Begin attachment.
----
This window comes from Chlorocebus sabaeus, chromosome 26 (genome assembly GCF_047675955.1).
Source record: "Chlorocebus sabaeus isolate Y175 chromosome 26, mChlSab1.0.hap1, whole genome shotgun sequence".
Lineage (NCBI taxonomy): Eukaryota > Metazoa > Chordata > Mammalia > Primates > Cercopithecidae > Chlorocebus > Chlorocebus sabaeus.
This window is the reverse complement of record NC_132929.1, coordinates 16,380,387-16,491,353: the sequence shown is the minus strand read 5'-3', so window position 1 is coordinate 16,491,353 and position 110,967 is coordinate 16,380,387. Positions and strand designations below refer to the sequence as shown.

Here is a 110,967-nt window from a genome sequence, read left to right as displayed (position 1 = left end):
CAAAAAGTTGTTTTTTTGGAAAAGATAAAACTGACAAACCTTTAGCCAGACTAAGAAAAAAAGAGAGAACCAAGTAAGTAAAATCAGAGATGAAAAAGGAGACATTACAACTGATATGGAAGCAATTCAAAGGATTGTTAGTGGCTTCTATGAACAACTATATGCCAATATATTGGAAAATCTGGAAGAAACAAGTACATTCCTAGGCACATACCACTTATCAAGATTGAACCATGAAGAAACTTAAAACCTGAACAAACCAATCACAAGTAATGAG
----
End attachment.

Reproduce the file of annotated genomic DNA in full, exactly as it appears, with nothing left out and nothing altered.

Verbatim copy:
This window comes from Chlorocebus sabaeus, chromosome 26 (genome assembly GCF_047675955.1).
Source record: "Chlorocebus sabaeus isolate Y175 chromosome 26, mChlSab1.0.hap1, whole genome shotgun sequence".
Lineage (NCBI taxonomy): Eukaryota > Metazoa > Chordata > Mammalia > Primates > Cercopithecidae > Chlorocebus > Chlorocebus sabaeus.
This window is the reverse complement of record NC_132929.1, coordinates 16,380,387-16,491,353: the sequence shown is the minus strand read 5'-3', so window position 1 is coordinate 16,491,353 and position 110,967 is coordinate 16,380,387. Positions and strand designations below refer to the sequence as shown.

Here is a 110,967-nt window from a genome sequence, read left to right as displayed (position 1 = left end):
CAAAAAGTTGTTTTTTTGGAAAAGATAAAACTGACAAACCTTTAGCCAGACTAAGAAAAAAAGAGAGAACCAAGTAAGTAAAATCAGAGATGAAAAAGGAGACATTACAACTGATATGGAAGCAATTCAAAGGATTGTTAGTGGCTTCTATGAACAACTATATGCCAATATATTGGAAAATCTGGAAGAAACAAGTACATTCCTAGGCACATACCACTTATCAAGATTGAACCATGAAGAAACTTAAAACCTGAACAAACCAATCACAAGTAATGAG